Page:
9. The composition of claim 8 in which the aqueous dispersion also contains from about 75% to about 150% alum based on the weight of fortified rosin particles.
10. A method of sizing paper or paper board from cellulose stock which comprises applying as a size in a papermaking machine sizing process, the composition of claim 9.
This application is a continuation of application Ser. No. 302,010, filed 9/15/81, now abandoned.
This invention relates to paper sizing compositions and more particularly to aqueous compositions containing hydrophobic cellulose-reactive sizes and fortified rosin.
Aqueous dispersions containing finely divided particles of fortified rosin, a water-soluble cationic resin dispersing agent and water are described by Aldrich in U.S. Pat. No. 3,966,654. The aqueous fortified rosin dispersions are useful as internal or surface sizing agents for paper. Sizing performance, however, is dependent on both pH and concentration and it is necessary to use greater than about 0.1% fortified rosin based on the dry weight of the pulp (the critical level) and to carry out sizing in acidic systems to achieve good sizing efficiency.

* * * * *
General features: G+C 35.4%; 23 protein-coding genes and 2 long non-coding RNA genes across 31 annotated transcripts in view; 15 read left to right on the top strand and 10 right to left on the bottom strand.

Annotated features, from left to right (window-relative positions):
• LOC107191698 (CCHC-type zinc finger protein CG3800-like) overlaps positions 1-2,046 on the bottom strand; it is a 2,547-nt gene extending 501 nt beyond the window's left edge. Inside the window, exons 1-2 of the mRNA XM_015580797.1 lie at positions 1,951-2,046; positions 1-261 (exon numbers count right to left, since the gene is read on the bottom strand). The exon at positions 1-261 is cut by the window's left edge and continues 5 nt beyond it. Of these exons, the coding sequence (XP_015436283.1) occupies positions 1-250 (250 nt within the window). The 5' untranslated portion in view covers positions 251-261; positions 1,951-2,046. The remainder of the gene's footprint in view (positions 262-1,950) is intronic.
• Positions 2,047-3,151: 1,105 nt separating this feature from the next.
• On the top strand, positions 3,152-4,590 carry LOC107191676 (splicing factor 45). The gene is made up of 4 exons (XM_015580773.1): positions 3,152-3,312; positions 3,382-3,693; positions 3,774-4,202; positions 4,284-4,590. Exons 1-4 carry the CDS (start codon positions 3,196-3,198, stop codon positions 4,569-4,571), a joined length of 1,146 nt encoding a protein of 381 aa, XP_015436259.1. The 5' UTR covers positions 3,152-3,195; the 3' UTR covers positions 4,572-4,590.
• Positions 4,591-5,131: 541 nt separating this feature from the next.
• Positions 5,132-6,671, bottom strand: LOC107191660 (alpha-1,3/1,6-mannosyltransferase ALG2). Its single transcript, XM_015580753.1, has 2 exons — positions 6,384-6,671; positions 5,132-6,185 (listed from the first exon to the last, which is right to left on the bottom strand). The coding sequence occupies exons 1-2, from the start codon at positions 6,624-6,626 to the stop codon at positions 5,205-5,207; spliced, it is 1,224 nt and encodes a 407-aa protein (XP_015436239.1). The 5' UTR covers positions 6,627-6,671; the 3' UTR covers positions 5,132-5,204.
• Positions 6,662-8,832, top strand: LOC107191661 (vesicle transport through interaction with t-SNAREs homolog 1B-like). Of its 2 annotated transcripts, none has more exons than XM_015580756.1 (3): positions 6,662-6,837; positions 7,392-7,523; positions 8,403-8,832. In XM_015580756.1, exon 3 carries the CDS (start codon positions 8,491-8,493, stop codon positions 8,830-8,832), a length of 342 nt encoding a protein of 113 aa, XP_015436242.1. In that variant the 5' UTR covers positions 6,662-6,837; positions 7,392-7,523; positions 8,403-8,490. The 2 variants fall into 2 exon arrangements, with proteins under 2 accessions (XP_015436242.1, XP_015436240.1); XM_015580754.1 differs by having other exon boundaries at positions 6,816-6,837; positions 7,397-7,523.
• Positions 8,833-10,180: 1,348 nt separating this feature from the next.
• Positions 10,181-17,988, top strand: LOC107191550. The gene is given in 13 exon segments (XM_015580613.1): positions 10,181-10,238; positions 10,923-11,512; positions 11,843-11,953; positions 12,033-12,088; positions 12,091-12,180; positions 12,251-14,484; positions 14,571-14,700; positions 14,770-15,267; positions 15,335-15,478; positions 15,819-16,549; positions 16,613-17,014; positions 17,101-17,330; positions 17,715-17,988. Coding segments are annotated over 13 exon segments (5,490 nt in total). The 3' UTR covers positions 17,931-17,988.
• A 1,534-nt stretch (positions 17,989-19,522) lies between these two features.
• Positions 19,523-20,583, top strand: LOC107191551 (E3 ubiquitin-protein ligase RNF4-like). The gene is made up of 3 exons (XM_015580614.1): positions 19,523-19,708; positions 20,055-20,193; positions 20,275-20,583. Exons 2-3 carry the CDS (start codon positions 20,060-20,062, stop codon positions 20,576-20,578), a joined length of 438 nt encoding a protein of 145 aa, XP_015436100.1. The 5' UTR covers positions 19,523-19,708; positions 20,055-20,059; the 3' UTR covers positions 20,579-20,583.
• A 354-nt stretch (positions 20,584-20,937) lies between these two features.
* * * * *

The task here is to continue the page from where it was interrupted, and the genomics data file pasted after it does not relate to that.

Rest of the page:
Sizing compositions which are aqueous emulsions or dispersions of a hydrophobic cellulose-reactive sizing agent such as a ketene dimer and a nonionic, anionic or cationic dispersing agent are also known. The cellulose-reactive sizing agents and particularly the ketene dimer sizing agents have become commercially important since sizing can be effected under alkaline conditions which do not adversely effect the paper strength and higher sizing can be achieved at a lower critical level than is realizable with rosin sizes. They suffer one serious drawback, however, in that drying is required for initial sizing to develop and the ultimate sizing which can be expected does not develop for a significant period of time depending upon the conditions of use.